Investment Principals – What I Believe:

  1. I believe the only sustainable basis for a lastingly successful client and advisor relationship is mutual trust. I earn my clients’ trust by telling them the truth all the time.

  2. The only rational medium for a genuine advisory relationship is a plan. As simple as a retirement income plan that we write out and agree on, or as complex as a comprehensive financial and estate plan. An investment portfolio is never an end in itself; it is a means to the goals of a plan.

  3. In the long run, the only true definition of money is purchasing power. Currency is not money; it’s just currency, and it loses some of its purchasing power every day because of inflation. Even if you perfectly preserve your principal, and your cost of living doubles over time, you will have lost half your money.

  4. Equities – the partial ownership of companies – have been far more effective than bonds and other fixed-income investments at preserving and enhancing purchasing power. Since 1926 through the end of 2016, large company equities have compounded at about a 10% annual return, high quality government bonds have compounded at about 5.5%, and inflation at about 2.9%.[1] Thus, the real return (net of inflation) of the partial ownership of companies has historically been more than twice that of bonds. This is the fundamental reason why, for lifetime and multi-generational investors, I greatly prefer to be an owner of companies rather than a lender.

  5. The premium returns of equities are a function of volatility. Since 1980, large company stocks have declined annually an average of 14.1%. They have been down between 15 – 20% about one year in five, and more than 20% about one year in eight.[2] But volatility is not the same thing as risk, just as temporary declines are not the same as permanent loss. Equity market declines have historically been temporary, the increases in value and dividend payments have been permanent.

  6. Historically, the real risk of owning quality companies is a function of investor emotions – that is, the proclivity that is hard wired into all of us to fear that a significant market decline is actually the onset of some apocalypse. The dominant factor in long-term, real-life financial outcomes is not so much investment performance as it is investor behavior.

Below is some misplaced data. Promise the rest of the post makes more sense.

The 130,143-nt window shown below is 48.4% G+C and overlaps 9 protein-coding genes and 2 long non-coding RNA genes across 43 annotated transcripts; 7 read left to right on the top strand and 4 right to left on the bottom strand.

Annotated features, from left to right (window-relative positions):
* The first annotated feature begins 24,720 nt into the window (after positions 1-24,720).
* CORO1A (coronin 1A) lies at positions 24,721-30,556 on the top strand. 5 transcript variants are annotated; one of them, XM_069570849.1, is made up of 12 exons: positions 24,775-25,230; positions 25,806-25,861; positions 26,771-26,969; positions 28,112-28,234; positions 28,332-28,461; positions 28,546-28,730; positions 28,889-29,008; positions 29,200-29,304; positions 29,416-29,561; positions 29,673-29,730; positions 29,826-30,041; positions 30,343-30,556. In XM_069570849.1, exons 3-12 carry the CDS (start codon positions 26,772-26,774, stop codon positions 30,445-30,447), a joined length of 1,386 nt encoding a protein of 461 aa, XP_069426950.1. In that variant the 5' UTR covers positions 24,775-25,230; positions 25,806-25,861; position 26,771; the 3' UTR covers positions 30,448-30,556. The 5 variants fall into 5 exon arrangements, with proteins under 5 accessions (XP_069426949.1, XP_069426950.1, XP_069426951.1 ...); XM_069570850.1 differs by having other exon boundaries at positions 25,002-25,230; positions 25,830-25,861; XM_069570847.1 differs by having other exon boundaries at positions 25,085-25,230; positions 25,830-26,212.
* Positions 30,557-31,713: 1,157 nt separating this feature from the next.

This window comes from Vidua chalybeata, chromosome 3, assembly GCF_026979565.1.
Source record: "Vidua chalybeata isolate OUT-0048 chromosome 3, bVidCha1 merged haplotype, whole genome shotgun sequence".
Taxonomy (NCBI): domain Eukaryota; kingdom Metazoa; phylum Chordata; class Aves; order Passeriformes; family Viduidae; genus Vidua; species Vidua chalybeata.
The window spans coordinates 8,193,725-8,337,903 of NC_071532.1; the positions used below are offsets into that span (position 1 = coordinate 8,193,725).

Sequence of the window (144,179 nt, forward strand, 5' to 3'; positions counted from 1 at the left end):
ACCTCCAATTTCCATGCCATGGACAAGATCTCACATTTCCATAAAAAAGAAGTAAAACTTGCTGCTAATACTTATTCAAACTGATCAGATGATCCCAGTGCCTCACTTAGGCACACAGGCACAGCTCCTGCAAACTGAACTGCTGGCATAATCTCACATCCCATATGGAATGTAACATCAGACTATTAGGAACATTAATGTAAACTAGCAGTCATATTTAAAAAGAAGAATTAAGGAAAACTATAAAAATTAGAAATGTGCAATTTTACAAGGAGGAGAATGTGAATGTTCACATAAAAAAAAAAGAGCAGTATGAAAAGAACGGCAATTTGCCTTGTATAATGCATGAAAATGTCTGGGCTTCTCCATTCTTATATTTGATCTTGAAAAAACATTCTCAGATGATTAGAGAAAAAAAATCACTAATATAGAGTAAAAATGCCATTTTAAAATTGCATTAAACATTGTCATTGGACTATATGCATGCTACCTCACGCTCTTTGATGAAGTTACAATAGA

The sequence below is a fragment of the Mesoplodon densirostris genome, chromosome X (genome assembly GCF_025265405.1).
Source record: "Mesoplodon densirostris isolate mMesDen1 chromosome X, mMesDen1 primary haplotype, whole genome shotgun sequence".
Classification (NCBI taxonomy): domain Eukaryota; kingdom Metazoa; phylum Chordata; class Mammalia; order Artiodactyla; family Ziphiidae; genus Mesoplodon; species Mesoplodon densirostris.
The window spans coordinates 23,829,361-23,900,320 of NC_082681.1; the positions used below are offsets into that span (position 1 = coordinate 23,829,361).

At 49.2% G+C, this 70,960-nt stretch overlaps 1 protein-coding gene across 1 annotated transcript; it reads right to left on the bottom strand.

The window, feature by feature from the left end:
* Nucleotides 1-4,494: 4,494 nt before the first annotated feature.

7. The economy, markets and future relative performance of similar investments cannot be predicted, much less timed. The asset allocation (owning vs. lending) and your behavior are the two variables that can be controlled. The only way to capture the full return expected of your portfolio has historically been to ride out their temporary declines.

  8. No one in my experience has been able to gain an advantage over the equity market by going in and out of it because of current events or perceived threats. I never attempt to analyze or predict the outcome of current events and make corresponding portfolio decisions. I will always counsel that if your goals haven’t changed, you shouldn’t change your portfolio.

  9. My compensation, determined as a percentage of assets under my stewardship, is essentially for behavior management – helping people not to make the really big emotional mistakes around critical market turning points. I firmly believe this behavioral advice – against panic in falling markets and euphoria in market manias – is going to be worth multiples of the annual fee I charge over the course of our working relationship.

  10. I believe that uncertainty – in the markets and indeed in the world – is the only certainty, as we go from one “crisis” to the next. Thus I counsel rationality under uncertainty, which just means that history is the best guide to the long-term future. Legendary investor and philanthropist, Sir John Templeton, perhaps said it best – “Among the four most dangerous words in investing are, its different this time.”

 

[1] Ibbotson® SBBI® Stocks, Bonds, Bills, and Inflation 1926 - 2016

[2] J.P. Morgan Asset Management Guide to the Markets U.S. 4Q2017 – Annual Returns and intra-year declines